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Sarasota doctors warn: COVID-19 doesn’t care how old you are

Doctors at Sarasota Memorial Hospital say they're seeing more people in their 20s, 30s and 40s being infected than what was seen in March.

SARASOTA, Fla. — "One of the myths is people think, I'm young I'm healthy, I can't get this disease,” said Dr. James Fiorica, chief medical officer at Sarasota Memorial Health.

Another myth: “I’m young so even if I get COVID, I’ll be fine.”

Fiorica, and many experts around Florida and the country, say younger people can contract the virus, become quite ill from it and also spread it to others.

There's been a shift in the age group testing positive for the coronavirus, especially in Florida.

"Now we see patients in their 20s, 30s and 40s that we weren't seeing back in March and April,” Fiorica said.

Statistically speaking you have a better chance of surviving this virus or even showing mild to no symptoms if you're younger. But, that doesn't mean 20- or 30-years-olds are immune to it.

"We cannot play the game of statistics,” Infectious Disease Specialist Dr. Manuel Gordillo said. “We do see young people getting extremely sick, young people ending up in the ICU or sick enough to go to the hospital and have a hospitalization that could be very costly.”

Last month Sarasota Memorial reported the majority of their patients were between the ages of 25 and 45. Eleven of their patients were even under the age of 25.Doctors say this trend is continuing in July.

Credit: 10 Tampa Bay

“From the intensive care unit we are seeing a decrease in the mean age," said Critical Care Intensivist Dr. Kirk Voelker. "It used to be that patients were in their 70s and 80s, now we have two patients in their 30s and I had a 19-year-old."

Yes, Voelker had a 19-year-old in his COVID-19 ICU. He and other doctors are sending out a warning: this virus doesn't care how old or how healthy you are.

BayCare Health is also seeing more patients between the ages of 18 and 35. 

"While the data shows more younger people (18-35 years old) are getting the virus, the same percentage of patients seem to require intensive care," a spokesperson for BayCare said.

As of the end of last week, here's a breakdown of the age demographics for positive cases at BayCare Health:

  • Ages 0-25 (2%)
  • Ages 25-45 (11.9%)
  • Ages 45-65 (33.2%)
  • Ages 65+ (51.6%)

Tampa General Hospital says the average age of COVID patients at its facility is 58 years old. The hospital too has 20-, 30- and 40-year-olds admitted.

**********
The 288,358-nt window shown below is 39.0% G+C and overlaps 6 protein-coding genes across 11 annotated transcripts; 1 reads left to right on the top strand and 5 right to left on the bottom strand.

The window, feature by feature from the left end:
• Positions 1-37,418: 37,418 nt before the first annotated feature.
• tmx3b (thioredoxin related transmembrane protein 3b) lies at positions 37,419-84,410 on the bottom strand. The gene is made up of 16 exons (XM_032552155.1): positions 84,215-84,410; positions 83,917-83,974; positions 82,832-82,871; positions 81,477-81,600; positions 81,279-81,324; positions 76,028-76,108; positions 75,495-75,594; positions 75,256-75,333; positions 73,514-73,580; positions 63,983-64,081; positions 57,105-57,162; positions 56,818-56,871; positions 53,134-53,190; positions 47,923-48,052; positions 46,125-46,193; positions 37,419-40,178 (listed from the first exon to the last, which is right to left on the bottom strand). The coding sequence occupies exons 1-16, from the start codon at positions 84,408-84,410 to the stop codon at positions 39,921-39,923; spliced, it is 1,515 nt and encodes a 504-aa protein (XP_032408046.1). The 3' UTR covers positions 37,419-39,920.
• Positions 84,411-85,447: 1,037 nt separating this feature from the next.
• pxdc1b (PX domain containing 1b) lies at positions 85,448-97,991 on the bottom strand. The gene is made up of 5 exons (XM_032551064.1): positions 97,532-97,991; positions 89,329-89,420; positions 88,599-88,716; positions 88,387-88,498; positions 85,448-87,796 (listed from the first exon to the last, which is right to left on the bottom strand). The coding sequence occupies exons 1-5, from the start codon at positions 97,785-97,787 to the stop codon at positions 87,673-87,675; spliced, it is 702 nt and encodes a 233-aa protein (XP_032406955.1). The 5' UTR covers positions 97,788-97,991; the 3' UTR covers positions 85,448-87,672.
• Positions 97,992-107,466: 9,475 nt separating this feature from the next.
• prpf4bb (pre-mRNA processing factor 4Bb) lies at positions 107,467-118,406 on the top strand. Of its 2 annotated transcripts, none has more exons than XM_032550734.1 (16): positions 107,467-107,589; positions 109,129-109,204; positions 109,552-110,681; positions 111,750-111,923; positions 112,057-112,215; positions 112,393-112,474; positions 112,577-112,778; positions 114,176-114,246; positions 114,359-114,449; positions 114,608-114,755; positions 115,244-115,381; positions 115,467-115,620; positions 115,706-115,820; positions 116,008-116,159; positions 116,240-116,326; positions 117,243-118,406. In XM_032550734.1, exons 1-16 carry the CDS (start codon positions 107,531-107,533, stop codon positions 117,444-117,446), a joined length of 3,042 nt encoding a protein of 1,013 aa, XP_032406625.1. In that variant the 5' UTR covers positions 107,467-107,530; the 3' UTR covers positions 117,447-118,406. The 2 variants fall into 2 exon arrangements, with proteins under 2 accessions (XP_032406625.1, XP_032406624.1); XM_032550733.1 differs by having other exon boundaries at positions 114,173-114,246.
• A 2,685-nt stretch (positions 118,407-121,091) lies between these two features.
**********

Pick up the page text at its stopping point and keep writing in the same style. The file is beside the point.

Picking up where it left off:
"The majority of younger patients have co-morbidities," a spokesperson said.

And, experts don't yet know what long term effects coincide with this virus even after a person is released from the hospital.

“What are the long-term effects of the disease in your lungs, and your kidneys? We do not know,” Gordillo said. “We are just learning about this disease.”

Doctors say it's not just because younger people are the ones congregating at bars and parties, but also because those 20-, 30- and 40-year-olds are the ones going back to work at restaurants and shops.

“This is the population that is most at risk,” Gordillo said. “They’re working in the grocery stores, and all these other places, and if people are not wearing masks then obviously, they are going to be exposed to folks that are coming in not wearing a mask.”

Gordillo says that creates a more dangerous environment for them. He says doctors aren’t recommending the use of face masks for nothing.

Just take this graphic for example. Look how far a cough can spread when wearing a mask versus not wearing one.

Credit: Manatee County

Those particles in the air are what’s spreading COVID-19.

“COVID is increasing significantly and everybody has the responsibility to do the appropriate thing which, right now, is wear your mask, wash your hands and limit your group interactions,” Voelker said.

Many people fear another quarantine stay-at-home lockdown is coming. But Fiorica says that won’t be necessary if people just wear face masks.

“If 80 percent of the people in the community wore a mask, that would be more effective than a lockdown,” Fiorica said. “You would be able to control the disease much more effectively if the vast majority of people wore masks. It’s just a better way to do it. It allows us to stay active and still be able to control the disease.”

RELATED: VERIFY: Requirement to wear a face mask does not violate constitutional rights

RELATED: Clearing the confusion: when and where you must wear a face mask in Manatee and Sarasota

RELATED: Florida lawmakers demand Gov. DeSantis issue statewide mask mandate

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